“I send my messenger to prepare the way before me, and the Lord whom you seek will suddenly come to his temple” (Mal 3:1). So much of the story of salvation history is sudden and unexpected: both as a whole and on an individual level. Moses was in the middle of tending his father-in-law’s flocks; David was on a break from tending his father’s sheep when he was anointed king; Jeremiah was caught off guard and tried to plead his way out of the Lord’s mission. Jesus called Matthew, James, John, and Peter right in the middle of their day.
God doesn’t wait for a convenient time for us to knock on the door of our hearts (Rev 3:20). It’s no different for us today than it was for Moses, David, or Matthew. In the midst of family reunions, Christmas parties, shopping, traveling, and baking, Jesus comes to us. The Lord we seek has suddenly come! Open the door and welcome Him into your heart.
Sunday, 12/24 – Christmas Eve
The readings for midnight Mass highlight the contrast between darkness and light and build to a crescendo in the gospel. “The people who walked in darkness” in the first reading are the people of Israel. Isaiah spoke to a people who had been submerged in darkness—enduring war, the destruction of their homeland, and exile in a foreign land.
Fast forwarding to the Nativity, light again came amidst the darkness. The Jews were not in exile as in Isaiah’s day, but they were under Roman rule, with a cruel king in power over them. Darkness reigned until Christmas Eve night. The light of God burst forth and the glory of the Lord shone on a field near Bethlehem. We don’t have a good frame of reference for the glory of the Lord, but we can look to the Old Testament for help. It is mentioned in reference to the tabernacle that held the Ark of the Covenant. The glory of the Lord signified God’s actual presence. It was so sacred and transcendent that Moses was unable to enter the tabernacle when the glory of the Lord was upon it (Ex 40:35).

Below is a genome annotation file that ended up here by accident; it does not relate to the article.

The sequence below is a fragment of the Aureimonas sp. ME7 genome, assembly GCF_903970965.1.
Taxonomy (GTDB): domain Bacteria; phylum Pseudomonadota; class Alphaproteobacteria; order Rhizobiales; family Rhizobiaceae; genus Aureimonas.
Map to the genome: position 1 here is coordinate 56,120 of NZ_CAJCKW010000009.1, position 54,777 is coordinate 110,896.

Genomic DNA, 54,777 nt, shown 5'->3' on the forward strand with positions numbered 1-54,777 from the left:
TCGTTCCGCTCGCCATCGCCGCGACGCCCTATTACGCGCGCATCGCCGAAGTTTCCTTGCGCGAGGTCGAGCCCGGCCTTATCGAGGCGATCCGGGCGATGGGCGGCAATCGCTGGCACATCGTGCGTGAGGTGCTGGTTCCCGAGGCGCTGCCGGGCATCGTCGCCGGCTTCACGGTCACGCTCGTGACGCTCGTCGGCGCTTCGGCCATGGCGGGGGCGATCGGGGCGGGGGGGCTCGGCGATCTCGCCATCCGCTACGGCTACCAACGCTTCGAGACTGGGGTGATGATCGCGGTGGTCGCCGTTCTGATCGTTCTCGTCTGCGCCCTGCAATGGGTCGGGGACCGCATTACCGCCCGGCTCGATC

Filled with awe and fear, the shepherds saw this same glory as the angel announced the birth of a savior. If one angel “struck them with great fear,” imagine how they must have felt when the “multitude of the heavenly host” joined the first angel, singing praise to God.
Christmas is the season of joy, light, and praise. In this gospel reading, St. Luke paints a picture for us of what that looks like. In all of our lives, we feel darkness at one time or another. Remember the hopeful promise of Isaiah, and how it was overwhelmingly fulfilled in Jesus. The depth of the darkness doesn’t matter, whether twilight or pitch-black. The light of God pierces the darkness. May the light of Jesus dispel every dark corner of our hearts!